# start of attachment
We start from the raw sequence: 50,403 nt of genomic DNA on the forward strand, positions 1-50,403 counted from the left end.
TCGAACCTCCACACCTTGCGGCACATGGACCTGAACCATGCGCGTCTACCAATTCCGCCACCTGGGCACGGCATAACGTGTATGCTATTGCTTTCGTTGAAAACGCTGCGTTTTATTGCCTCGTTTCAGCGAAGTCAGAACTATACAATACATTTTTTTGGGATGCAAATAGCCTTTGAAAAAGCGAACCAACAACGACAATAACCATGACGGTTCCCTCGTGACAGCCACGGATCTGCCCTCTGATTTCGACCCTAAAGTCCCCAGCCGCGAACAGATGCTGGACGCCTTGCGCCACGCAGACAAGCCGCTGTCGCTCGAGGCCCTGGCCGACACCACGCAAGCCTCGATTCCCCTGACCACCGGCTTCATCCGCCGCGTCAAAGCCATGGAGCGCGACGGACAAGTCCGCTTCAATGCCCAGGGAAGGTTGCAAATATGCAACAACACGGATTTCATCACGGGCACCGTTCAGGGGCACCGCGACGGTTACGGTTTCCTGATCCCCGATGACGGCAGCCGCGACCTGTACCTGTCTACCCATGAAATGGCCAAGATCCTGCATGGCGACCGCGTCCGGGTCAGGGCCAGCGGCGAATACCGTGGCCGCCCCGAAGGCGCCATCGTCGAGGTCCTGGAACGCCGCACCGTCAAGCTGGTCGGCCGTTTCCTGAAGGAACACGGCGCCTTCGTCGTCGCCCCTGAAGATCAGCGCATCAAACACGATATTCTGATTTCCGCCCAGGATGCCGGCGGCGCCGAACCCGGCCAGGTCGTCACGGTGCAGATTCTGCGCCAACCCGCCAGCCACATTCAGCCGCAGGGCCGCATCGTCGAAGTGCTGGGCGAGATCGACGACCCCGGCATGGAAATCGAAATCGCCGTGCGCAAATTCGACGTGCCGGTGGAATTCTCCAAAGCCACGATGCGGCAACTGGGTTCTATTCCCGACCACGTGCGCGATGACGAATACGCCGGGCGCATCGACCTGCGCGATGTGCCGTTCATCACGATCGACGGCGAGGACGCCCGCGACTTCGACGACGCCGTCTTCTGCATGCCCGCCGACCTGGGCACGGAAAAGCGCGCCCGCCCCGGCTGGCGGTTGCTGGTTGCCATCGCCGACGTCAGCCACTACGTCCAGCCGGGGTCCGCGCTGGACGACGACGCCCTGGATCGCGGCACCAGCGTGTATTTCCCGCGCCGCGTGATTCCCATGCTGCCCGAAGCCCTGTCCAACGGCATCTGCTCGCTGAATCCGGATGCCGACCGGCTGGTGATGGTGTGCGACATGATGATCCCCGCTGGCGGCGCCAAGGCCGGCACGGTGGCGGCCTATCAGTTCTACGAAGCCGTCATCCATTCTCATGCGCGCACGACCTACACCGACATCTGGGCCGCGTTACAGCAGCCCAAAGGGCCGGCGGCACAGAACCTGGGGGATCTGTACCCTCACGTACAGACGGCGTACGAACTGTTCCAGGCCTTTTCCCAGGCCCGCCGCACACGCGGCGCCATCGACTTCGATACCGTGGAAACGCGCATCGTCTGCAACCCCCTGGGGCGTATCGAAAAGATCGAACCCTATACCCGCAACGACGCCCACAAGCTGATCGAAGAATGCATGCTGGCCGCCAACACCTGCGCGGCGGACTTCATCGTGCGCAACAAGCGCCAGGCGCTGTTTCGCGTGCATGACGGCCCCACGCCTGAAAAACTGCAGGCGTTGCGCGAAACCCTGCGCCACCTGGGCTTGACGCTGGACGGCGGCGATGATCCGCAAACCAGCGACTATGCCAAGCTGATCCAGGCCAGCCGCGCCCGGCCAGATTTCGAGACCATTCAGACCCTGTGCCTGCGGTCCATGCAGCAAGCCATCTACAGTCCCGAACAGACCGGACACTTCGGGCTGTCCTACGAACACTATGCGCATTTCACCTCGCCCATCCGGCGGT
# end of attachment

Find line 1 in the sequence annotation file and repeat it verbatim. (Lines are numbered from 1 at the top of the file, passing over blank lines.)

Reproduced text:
We start from the raw sequence: 50,403 nt of genomic DNA on the forward strand, positions 1-50,403 counted from the left end.